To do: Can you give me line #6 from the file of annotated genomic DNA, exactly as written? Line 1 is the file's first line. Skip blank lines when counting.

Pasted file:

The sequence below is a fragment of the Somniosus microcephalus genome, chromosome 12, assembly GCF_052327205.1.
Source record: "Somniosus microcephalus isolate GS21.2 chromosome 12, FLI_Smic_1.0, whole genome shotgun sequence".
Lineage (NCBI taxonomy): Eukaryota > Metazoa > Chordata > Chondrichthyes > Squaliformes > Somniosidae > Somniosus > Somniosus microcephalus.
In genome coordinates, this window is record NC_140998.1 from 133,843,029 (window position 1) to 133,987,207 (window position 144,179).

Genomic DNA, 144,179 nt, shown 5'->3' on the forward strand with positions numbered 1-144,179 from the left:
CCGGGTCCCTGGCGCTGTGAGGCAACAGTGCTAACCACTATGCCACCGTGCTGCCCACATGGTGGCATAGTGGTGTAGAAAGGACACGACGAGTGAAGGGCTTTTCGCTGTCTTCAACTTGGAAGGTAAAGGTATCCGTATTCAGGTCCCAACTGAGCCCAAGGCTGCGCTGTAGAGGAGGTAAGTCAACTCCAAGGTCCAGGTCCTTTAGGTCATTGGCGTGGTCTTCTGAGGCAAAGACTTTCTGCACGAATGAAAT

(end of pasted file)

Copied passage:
CCGGGTCCCTGGCGCTGTGAGGCAACAGTGCTAACCACTATGCCACCGTGCTGCCCACATGGTGGCATAGTGGTGTAGAAAGGACACGACGAGTGAAGGGCTTTTCGCTGTCTTCAACTTGGAAGGTAAAGGTATCCGTATTCAGGTCCCAACTGAGCCCAAGGCTGCGCTGTAGAGGAGGTAAGTCAACTCCAAGGTCCAGGTCCTTTAGGTCATTGGCGTGGTCTTCTGAGGCAAAGACTTTCTGCACGAATGAAAT